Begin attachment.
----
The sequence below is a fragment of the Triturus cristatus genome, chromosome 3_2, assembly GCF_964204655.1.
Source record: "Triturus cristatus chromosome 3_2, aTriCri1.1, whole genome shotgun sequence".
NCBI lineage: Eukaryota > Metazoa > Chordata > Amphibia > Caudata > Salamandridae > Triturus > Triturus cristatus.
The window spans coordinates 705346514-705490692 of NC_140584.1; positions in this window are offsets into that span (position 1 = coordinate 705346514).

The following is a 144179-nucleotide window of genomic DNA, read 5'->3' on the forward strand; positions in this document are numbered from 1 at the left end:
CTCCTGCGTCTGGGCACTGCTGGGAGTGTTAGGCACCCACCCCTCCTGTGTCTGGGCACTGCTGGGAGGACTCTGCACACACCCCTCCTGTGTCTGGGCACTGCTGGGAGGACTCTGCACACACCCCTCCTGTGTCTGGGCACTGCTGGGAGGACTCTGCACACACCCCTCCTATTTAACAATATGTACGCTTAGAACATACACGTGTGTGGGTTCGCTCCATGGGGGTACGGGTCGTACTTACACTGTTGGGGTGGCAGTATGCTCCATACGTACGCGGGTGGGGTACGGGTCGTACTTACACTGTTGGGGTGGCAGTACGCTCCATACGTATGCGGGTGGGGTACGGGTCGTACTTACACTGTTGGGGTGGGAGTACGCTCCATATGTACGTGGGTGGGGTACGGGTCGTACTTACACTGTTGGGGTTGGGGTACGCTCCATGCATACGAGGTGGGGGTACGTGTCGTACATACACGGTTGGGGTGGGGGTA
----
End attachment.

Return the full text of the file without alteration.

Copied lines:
The sequence below is a fragment of the Triturus cristatus genome, chromosome 3_2, assembly GCF_964204655.1.
Source record: "Triturus cristatus chromosome 3_2, aTriCri1.1, whole genome shotgun sequence".
NCBI lineage: Eukaryota > Metazoa > Chordata > Amphibia > Caudata > Salamandridae > Triturus > Triturus cristatus.
The window spans coordinates 705346514-705490692 of NC_140584.1; positions in this window are offsets into that span (position 1 = coordinate 705346514).

The following is a 144179-nucleotide window of genomic DNA, read 5'->3' on the forward strand; positions in this document are numbered from 1 at the left end:
CTCCTGCGTCTGGGCACTGCTGGGAGTGTTAGGCACCCACCCCTCCTGTGTCTGGGCACTGCTGGGAGGACTCTGCACACACCCCTCCTGTGTCTGGGCACTGCTGGGAGGACTCTGCACACACCCCTCCTGTGTCTGGGCACTGCTGGGAGGACTCTGCACACACCCCTCCTATTTAACAATATGTACGCTTAGAACATACACGTGTGTGGGTTCGCTCCATGGGGGTACGGGTCGTACTTACACTGTTGGGGTGGCAGTATGCTCCATACGTACGCGGGTGGGGTACGGGTCGTACTTACACTGTTGGGGTGGCAGTACGCTCCATACGTATGCGGGTGGGGTACGGGTCGTACTTACACTGTTGGGGTGGGAGTACGCTCCATATGTACGTGGGTGGGGTACGGGTCGTACTTACACTGTTGGGGTTGGGGTACGCTCCATGCATACGAGGTGGGGGTACGTGTCGTACATACACGGTTGGGGTGGGGGTA